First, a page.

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Conservatives Say "Don't Ask" Repeal Would Hurt Military Chaplains


A group of social conservatives and retired military chaplains held a press conference in Washington today to argue that the repeal of the military's "Don't Ask, Don't Tell" policy would have an adverse impact on the religious freedom and careers of military chaplains.

Allowing gay men and women to serve openly in the armed forces "steals from the chaplain their religious freedom," according to retired military chaplain Col. Rich Young. He argued that chaplains will be "muzzled" if the policy passes and that "soldiers and families [will] no longer have the benefit of the full council of God."

Participants at the press conference suggested that chaplains who oppose gay marriage and believe homosexuality is immoral might see their careers hurt and lose the ability to honestly counsel service members.

Jordan Lorence of the Alliance Defense Fund, a conservative Christian non-profit group, said that repeal would mean that military policy will for the first time be "at odds with the major tenets of the major religions represented in the armed services."

Allowing gays and lesbians to serve openly will "create a crisis of conscience for the chaplains," he said.

If the policy is repealed, it is unclear what, if any, direct effect there would be on military chaplains, who are not permitted to speak out on social issues under current policy. Participants at the press conference suggested conservative chaplains may not be able to be honest in marriage counseling or may feel compelled to leave the service.

Lorence suggested a change would reflect a lack of religious tolerance and mandate a "forced suppression to an orthodoxy that marriage can be defined differently or that certain sexual behaviors are ok and not immoral."

The sentiment at the event does not represent the beliefs of all military chaplains: Captain John F. Gundlach, a retired Navy Chaplain, said in a statement that military chaplains "routinely work with service members whose faith traditions and belief systems are different from ours." He is a member of a group of religious organizations backing repeal.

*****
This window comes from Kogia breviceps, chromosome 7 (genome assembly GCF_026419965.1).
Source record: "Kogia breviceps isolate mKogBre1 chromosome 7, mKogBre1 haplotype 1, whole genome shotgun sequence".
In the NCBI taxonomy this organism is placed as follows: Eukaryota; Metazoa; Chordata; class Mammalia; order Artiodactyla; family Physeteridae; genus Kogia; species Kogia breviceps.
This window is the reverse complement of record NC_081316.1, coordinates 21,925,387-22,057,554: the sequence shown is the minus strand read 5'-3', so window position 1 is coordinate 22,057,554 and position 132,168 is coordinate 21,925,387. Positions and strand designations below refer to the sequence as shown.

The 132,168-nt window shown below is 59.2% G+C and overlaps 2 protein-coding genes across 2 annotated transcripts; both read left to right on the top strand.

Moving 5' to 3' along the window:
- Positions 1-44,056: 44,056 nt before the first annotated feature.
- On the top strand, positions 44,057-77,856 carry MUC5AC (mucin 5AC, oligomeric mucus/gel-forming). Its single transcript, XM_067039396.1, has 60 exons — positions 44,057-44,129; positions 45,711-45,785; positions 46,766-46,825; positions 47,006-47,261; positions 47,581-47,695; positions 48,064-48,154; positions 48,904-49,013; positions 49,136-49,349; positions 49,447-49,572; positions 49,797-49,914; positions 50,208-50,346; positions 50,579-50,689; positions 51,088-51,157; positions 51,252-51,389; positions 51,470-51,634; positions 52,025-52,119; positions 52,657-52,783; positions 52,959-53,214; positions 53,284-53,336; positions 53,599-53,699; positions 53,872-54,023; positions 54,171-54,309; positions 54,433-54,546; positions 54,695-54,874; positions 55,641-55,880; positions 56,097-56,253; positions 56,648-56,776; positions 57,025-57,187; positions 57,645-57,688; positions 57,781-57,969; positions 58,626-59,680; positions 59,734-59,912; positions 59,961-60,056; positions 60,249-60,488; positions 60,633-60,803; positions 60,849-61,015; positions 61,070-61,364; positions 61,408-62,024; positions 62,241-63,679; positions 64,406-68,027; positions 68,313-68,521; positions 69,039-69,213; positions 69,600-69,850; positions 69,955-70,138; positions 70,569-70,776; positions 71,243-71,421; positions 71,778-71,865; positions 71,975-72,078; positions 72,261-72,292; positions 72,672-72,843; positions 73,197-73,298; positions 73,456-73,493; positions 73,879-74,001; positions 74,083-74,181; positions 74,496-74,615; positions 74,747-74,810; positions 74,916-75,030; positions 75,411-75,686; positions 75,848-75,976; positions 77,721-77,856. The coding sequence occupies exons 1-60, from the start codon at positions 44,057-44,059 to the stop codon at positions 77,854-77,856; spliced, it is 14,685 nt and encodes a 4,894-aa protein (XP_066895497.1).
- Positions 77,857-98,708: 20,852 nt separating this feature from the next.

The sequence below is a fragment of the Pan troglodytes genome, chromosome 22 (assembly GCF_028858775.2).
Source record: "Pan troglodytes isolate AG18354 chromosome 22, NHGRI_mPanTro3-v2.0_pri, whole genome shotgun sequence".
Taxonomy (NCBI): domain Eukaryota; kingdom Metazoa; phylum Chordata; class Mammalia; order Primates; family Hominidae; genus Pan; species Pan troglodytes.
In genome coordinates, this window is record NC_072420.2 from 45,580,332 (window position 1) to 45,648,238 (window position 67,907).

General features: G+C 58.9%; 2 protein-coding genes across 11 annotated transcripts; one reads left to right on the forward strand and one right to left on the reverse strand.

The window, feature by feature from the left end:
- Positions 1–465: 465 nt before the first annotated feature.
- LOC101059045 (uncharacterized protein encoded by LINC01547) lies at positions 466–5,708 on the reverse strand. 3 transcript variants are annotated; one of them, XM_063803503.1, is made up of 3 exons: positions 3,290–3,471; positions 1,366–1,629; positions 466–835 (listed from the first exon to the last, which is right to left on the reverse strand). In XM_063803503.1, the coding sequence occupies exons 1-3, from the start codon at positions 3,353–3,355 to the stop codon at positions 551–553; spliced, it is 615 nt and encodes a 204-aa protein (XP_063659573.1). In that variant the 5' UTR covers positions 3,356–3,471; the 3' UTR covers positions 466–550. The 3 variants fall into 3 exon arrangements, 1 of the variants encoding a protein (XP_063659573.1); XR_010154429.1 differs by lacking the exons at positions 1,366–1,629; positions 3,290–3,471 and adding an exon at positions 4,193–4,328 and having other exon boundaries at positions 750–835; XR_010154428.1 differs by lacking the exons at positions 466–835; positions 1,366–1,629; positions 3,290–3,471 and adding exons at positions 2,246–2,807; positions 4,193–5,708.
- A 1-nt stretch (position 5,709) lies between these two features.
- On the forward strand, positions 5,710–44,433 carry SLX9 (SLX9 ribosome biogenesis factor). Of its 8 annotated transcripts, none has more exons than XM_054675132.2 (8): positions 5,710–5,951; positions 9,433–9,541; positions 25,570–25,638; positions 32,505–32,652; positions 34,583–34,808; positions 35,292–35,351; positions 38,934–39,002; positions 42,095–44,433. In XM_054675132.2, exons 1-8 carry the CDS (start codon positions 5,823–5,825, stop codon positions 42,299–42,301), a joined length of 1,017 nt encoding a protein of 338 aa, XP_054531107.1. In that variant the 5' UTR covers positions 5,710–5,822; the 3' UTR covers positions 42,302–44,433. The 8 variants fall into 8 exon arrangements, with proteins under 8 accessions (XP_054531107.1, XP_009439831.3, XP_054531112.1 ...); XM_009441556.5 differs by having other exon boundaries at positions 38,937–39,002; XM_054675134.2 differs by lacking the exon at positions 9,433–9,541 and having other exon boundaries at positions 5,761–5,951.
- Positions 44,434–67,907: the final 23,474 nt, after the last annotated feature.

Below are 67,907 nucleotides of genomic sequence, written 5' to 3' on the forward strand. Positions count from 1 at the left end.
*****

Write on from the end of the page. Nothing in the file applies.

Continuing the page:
"The idea that repeal of DADT will infringe on our religious liberty is insulting to all the serving chaplains who professionally minister to and with people of diverse beliefs every day," he said. "It is time to realize that bigotry - not one's sexual orientation - is incompatible with military service. It's time for gay Americans to be able to serve our country proudly and openly, with continued courage, honor, and commitment."

The press conference today was organized in part by the socially conservative Family Research Council, whose president, Tony Perkins, complained in his remarks that he had been disinvited from a prayer luncheon at an Air Force Base because of his beliefs.

If the policy is changed, he said, "the approved gospel will be a politically correct gospel" and chaplains may be forced to counsel same-sex couples. He said the departure of chaplains as a result of the change could leave "an insurmountable void."

"Why would we ask these people to carry the burden of this administration's political agenda?" he asked.

Harry Knox, Religion and Faith Program Director of the gay-rights group Human Rights Campaign, countered that "forcing our men and women in uniform to lie about who they are goes against the core religious tenets of all major faith traditions."

"Telling the truth is an American and a religious value," he said.

The chaplains who held the press conference today sent a letter in conjunction with the event to President Obama and Defense Secretary Robert Gates laying out their case.